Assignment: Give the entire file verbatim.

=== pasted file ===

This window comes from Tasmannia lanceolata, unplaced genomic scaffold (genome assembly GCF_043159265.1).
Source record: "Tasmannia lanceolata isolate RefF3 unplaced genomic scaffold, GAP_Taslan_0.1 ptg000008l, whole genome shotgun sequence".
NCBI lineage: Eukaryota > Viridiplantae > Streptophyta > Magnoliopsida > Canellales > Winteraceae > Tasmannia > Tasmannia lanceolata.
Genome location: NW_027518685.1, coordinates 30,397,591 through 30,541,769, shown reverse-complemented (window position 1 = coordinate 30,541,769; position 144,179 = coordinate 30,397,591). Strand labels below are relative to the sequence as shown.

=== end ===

This window comes from Tasmannia lanceolata, unplaced genomic scaffold (genome assembly GCF_043159265.1).
Source record: "Tasmannia lanceolata isolate RefF3 unplaced genomic scaffold, GAP_Taslan_0.1 ptg000008l, whole genome shotgun sequence".
NCBI lineage: Eukaryota > Viridiplantae > Streptophyta > Magnoliopsida > Canellales > Winteraceae > Tasmannia > Tasmannia lanceolata.
Genome location: NW_027518685.1, coordinates 30,397,591 through 30,541,769, shown reverse-complemented (window position 1 = coordinate 30,541,769; position 144,179 = coordinate 30,397,591). Strand labels below are relative to the sequence as shown.